In the vibrant Silom district of Bangkok, Dreamcatcher Hostel is far from the tourist hordes who now dominate the city centre. Founder Derrick Yazwa shares 5 useful tips for budding hostel owners breaking into the travel business.

Visiting a world famous city such as Bangkok is on everyone’s bucket list. Having spent 5 years living in this up and coming metropolis, Derrick Yazwa saw an opportunity for entrepreneurship, where he merged his love for travel and food.

Growing up in Phoenix, Arizona and having traveled all over Asia, Derrick is passionate about helping people reach their goals and putting their best self forward, whether it be through teaching English in China or through his online consulting business. In June 2017, he opened the door to his first brick and mortar business, Dreamcatcher Bar and Hostel in the bustling Silom area of Bangkok.

The beautifully designed building manages to feel industrial with plenty of exposed bricks, wooden floors and a loft-inspired cafe on the ground floor. Its Thai influence is accentuated by local craft beers and authentic Northern food made from recipes created by his mother-in-law. On a sunny Monday afternoon, Derrick shares some valuable lessons he learned as a first-time hostel owner amidst the city’s competitive travel sector.

1. Plan for the future

Starting a physical business is a huge commitment, both financially and in terms of dedication. Derrick started out with a couple of online businesses before guiding entrepreneurs in the planning of their finances- as hostels tend to require a lot of cash on hand. The business owner might want to start by doing freelance work on the side to ramp up their cash flow or find partners who share a similar vision.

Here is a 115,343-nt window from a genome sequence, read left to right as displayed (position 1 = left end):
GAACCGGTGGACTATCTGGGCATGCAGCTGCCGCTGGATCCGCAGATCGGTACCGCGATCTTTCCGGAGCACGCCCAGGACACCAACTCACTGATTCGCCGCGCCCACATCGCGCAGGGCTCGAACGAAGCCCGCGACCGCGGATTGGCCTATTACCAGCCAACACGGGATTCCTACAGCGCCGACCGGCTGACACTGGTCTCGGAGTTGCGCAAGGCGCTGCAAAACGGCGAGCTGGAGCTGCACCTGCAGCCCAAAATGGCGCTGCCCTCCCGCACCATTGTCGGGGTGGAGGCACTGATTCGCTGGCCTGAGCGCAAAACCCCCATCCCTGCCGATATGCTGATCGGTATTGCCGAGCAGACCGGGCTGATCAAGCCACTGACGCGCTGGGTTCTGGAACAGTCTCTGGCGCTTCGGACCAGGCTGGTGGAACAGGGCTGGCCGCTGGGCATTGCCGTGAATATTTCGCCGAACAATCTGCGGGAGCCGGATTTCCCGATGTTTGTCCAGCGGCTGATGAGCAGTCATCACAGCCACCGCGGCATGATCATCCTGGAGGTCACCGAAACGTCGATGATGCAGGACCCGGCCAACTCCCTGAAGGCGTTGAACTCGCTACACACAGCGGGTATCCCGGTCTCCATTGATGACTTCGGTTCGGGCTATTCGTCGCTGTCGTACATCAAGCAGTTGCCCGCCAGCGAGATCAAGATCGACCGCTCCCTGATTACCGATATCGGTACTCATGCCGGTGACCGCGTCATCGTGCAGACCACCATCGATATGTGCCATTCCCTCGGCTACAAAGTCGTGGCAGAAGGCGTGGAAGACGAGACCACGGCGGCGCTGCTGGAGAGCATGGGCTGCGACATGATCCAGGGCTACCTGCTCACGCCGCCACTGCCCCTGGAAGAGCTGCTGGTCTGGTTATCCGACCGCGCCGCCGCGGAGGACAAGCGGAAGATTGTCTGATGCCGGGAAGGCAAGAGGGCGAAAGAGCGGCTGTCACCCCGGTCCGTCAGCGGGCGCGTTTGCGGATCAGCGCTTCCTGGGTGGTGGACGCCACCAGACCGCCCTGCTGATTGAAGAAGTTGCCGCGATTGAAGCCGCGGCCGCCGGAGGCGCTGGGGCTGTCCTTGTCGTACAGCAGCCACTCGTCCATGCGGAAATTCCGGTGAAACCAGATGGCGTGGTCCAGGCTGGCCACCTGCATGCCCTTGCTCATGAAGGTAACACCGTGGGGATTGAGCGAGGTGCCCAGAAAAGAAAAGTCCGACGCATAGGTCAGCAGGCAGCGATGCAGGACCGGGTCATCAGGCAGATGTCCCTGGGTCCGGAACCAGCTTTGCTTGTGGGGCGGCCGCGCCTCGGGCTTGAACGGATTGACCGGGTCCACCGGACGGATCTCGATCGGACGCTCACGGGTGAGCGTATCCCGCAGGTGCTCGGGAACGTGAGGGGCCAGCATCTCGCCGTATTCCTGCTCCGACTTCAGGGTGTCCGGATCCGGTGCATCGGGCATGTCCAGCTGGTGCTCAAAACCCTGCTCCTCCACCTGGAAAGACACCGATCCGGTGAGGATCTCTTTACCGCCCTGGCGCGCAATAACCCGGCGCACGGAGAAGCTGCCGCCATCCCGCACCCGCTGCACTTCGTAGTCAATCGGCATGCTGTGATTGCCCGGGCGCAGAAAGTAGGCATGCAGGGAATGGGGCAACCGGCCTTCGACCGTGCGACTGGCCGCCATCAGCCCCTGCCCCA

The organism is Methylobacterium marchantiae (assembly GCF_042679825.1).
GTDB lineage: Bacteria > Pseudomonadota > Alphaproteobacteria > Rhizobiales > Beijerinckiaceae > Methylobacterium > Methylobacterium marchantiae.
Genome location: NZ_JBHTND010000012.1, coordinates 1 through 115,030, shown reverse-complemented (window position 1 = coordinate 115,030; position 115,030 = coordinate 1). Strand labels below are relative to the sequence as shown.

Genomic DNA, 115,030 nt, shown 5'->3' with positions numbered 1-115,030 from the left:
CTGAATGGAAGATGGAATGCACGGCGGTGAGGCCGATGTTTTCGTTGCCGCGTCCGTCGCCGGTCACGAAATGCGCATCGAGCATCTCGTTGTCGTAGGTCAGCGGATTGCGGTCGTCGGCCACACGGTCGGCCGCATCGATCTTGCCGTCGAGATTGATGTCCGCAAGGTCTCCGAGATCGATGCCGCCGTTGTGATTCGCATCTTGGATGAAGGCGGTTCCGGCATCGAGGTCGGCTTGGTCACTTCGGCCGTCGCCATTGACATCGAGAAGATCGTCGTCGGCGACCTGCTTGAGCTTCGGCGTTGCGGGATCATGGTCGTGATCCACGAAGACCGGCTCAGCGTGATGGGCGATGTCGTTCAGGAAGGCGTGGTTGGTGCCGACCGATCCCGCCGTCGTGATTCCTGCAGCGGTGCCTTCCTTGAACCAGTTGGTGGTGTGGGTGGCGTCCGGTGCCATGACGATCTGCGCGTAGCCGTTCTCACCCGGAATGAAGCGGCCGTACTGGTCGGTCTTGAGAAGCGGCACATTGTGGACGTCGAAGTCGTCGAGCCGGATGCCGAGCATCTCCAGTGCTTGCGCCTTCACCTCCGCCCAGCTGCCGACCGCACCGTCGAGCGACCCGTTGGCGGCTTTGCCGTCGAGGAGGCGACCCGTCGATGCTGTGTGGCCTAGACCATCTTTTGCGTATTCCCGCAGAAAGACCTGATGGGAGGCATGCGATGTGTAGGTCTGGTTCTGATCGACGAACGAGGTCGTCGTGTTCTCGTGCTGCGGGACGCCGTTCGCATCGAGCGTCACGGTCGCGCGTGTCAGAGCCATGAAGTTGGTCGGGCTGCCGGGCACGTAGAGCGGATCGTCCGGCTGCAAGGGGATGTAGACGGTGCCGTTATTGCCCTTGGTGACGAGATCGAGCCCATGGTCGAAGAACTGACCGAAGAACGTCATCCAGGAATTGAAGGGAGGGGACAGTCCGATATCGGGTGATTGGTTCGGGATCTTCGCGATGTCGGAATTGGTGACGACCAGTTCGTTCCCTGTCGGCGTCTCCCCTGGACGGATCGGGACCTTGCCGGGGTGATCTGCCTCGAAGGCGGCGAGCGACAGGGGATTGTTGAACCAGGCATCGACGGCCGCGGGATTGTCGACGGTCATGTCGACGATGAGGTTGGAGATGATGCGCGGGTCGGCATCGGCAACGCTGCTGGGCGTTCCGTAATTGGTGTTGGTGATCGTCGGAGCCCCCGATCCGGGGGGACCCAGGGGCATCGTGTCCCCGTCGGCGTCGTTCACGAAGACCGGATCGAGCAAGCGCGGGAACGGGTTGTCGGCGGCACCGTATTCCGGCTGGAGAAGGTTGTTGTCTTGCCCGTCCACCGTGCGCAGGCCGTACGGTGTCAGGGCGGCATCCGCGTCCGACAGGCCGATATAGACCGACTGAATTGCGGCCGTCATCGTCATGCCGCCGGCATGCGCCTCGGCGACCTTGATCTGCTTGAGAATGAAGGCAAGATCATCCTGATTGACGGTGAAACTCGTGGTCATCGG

2. It’s all about who you work with

To run a business in the field of services, it is essential that to find the right team. Large scale businesses such as a hostel need a strong team that can drive traffic, run office tasks and most importantly, maintain a positive mindset.

3. Find your competitive edge

It is important to have the right mindset if you hope to own a hostel or you will run the risk of putting your business in danger. Even though a hostel is considered a budget option for travelers, visitors still want a one of a kind experience. That’s why Dreamcatcher Bar and Hostel have combined a modern beer bar concept with homemade Northern Thai Cuisine, and the bonus of spacious roof top to cater to city dwellers and creative travelers.

4. Expect the unexpected

Budget more than you actually need in order to overcome potential unexpected costs as hostels require construction and renovation work of some sort. You must also be willing to let go of a fixed expectation from what the decor will look like, as well as a tentative opening date because these variables are likely to change as a business progresses.

5. Keep pushing

At last, your hostel is ready to open its door for the first time. To make sure that your hard work has paid off, don’t forget to keep pushing your business out there through online marketing tools and social media. Do not be afraid to ask for feedback as that can help you improve and adjust your business accordingly.


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